Core Values

Blood collection and distribution is a sophisticated business that requires good teamwork, Eckert said. When people think of donating blood, they see the donor room but don’t realize everything else that goes into the process.  There’s also a certain pride in being a part of a team that provides such a valuable service, she adds.

“We have to make money in order to provide a service,” she said.  “However, we don’t necessarily provide the service to make money.  The employees seem to take a lot of pride in the fact that they are providing a needed service to the community.”

That sense of pride carries over into the communities in which LifeSouth has a presence, where each blood center works to uphold reputations for ethical, honest and courteous behavior while maintaining good will among its residents.  A business that relies on volunteer donors to complete its objective cannot function without a good reputation, Eckert said.

Capital Investments

For blood banks, the development of a software system to monitor inventory is a major undertaking, so much so that it must be approved by the FDA as a medical device.  This keeps many IT companies from tackling such a project.  Therefore, LifeSouth developed a proprietary computer system to handle inventory, which just received FDA approval and will be implemented this year.  This system will replace software that was developed in 1985 and, while Eckert said the current system serves its intended purpose it has its limitations.  This new system will better manage LifeSouth’s operations, she said.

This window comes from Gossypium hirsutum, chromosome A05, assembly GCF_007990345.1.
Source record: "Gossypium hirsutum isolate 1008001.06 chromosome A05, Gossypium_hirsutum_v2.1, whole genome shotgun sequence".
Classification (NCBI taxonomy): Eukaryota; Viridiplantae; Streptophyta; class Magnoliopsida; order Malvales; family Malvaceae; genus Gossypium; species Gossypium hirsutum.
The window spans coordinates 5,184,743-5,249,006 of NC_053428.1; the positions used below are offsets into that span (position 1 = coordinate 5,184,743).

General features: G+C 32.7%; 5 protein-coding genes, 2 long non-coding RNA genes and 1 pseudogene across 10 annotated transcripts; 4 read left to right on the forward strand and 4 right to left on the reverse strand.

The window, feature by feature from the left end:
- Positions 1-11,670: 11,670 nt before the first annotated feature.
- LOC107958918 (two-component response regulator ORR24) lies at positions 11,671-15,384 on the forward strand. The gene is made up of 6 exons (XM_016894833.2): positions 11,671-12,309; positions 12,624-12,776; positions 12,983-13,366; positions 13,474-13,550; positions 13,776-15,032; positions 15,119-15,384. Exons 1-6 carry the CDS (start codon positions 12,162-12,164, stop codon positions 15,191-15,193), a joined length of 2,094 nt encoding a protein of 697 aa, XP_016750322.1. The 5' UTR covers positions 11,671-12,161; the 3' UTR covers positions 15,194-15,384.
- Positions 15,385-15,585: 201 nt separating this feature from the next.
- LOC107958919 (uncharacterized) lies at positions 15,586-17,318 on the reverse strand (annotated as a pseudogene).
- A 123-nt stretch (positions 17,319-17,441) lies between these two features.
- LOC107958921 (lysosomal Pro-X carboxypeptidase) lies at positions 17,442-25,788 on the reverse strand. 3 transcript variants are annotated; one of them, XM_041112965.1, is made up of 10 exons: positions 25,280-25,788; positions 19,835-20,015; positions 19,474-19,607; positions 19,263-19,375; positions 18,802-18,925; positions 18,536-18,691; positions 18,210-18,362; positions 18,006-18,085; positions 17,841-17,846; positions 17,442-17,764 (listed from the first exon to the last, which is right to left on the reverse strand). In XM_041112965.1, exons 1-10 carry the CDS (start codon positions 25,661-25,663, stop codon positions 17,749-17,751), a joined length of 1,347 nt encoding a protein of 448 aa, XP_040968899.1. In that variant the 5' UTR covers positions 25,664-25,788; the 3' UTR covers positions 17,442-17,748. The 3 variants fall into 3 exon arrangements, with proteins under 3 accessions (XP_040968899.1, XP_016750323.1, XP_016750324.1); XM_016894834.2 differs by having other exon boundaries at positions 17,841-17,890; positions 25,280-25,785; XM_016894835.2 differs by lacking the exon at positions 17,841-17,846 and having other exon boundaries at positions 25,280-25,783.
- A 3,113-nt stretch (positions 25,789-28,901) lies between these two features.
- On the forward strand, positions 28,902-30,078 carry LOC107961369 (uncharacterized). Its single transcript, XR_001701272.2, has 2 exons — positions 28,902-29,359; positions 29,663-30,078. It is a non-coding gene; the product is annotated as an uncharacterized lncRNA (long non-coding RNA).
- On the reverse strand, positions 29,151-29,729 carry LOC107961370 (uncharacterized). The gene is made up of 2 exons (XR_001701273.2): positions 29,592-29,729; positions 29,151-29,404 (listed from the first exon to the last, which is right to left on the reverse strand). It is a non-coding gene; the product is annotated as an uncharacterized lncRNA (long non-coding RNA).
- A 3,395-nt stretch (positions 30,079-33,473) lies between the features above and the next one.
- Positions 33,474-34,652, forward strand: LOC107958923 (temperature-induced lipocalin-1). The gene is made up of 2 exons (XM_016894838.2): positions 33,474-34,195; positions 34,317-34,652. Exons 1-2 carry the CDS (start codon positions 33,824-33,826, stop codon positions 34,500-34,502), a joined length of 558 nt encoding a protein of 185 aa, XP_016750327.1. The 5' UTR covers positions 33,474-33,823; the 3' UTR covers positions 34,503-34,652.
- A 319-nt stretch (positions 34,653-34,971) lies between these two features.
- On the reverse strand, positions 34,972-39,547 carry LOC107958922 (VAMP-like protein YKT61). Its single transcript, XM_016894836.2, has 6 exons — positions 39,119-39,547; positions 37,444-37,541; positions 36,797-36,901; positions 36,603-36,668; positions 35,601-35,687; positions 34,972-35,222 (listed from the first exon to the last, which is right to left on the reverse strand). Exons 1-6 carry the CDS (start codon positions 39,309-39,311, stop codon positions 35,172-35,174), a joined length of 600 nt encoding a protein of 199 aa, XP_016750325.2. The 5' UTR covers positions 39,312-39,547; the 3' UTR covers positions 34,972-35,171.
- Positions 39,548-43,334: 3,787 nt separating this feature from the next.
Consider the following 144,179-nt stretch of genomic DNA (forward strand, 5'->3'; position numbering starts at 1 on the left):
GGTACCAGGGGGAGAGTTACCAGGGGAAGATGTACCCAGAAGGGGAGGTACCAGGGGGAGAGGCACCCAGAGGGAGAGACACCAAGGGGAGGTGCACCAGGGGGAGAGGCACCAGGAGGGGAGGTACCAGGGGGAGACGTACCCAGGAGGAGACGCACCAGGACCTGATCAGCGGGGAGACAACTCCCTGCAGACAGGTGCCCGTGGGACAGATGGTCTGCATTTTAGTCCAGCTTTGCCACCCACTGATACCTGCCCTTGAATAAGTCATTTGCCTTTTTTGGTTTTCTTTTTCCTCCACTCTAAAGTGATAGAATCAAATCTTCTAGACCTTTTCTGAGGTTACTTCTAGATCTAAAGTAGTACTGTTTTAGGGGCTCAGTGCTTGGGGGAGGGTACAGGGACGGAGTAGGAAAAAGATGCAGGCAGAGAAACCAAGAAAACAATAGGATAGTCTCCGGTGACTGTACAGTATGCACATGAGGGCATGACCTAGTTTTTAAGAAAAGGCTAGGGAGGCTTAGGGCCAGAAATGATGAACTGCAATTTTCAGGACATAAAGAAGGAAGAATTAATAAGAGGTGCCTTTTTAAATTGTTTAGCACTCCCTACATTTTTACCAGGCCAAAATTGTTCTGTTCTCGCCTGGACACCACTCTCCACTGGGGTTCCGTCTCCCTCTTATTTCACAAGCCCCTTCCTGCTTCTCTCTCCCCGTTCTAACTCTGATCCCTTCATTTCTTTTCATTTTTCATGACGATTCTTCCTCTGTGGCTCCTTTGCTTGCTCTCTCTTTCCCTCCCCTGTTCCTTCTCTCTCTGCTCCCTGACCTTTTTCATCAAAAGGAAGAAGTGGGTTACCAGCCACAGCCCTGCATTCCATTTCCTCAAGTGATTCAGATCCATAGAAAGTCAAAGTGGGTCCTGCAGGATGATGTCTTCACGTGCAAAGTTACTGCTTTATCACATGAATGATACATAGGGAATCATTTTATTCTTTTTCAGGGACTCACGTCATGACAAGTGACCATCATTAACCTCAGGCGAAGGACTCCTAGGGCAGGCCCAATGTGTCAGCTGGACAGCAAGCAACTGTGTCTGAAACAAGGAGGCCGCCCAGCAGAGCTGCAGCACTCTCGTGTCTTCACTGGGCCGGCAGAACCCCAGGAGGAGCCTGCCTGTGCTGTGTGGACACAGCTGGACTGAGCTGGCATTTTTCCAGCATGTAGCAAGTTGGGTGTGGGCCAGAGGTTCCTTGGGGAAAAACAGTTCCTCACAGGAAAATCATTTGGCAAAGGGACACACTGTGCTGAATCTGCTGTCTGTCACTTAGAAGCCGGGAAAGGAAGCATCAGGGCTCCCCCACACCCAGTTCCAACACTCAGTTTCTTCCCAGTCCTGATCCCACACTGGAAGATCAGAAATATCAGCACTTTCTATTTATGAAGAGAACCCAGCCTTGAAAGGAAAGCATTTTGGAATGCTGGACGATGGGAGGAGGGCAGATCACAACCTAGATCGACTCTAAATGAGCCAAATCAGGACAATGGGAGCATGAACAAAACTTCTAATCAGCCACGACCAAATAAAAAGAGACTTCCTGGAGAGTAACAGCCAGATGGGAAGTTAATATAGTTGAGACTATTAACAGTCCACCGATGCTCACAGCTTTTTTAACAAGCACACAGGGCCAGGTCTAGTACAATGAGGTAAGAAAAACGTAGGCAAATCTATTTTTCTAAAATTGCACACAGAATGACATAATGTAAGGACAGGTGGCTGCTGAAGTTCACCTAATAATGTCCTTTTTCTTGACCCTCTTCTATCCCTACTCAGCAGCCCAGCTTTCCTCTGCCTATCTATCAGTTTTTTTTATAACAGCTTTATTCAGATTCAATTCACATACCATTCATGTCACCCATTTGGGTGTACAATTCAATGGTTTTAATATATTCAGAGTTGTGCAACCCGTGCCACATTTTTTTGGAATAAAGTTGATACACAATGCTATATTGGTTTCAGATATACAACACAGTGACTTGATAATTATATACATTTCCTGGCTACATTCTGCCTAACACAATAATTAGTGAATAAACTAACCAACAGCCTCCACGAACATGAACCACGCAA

Research Initiatives

Several years worth of work is coming together at LifeSouth’s Gainesville location for a cord blood bank, part of the national cord blood bank initiative.  The organization has operated under an FDA approved IND (investigational new drug) since 1998 and has recently been received federal funding for the project.  The federal contract will allow the program to grow and help patient awaiting transplantion. Eckert said LifeSouth’s geographic location and access to a minority population, specifically African-Americans, made it a prime candidate to join this nationwide network of cord blood providers.

Increased research and confidence in the effectiveness of the use of cord blood transplants is making this a more acceptable product for transplantation, she said.  With that, there is greater emphasis this year on increasing donations, preserving them and making them available through the national marrow donor program.

“Until you have support on the transplant side you really can’t afford to collect and store cord blood because it’s an expensive process,” she said.

Serving the Community

Even though the LifeSouth organization is stretched across three states, Eckert said the emphasis remains on providing the community with a vital product.  Those same communities are also vital to providing ample blood supplies, she added, noting that she never stops being amazed that ordinary citizens are so willing to give of themselves to help their communities.

“It doesn’t surprise me that people don’t donate.  It surprises me that people do,” she said.  “If you really think about what you’re asking people to do, it’s quite a lot to ask and yet people do it willingly. Blood donors are just an amazing cross-section of humanity.”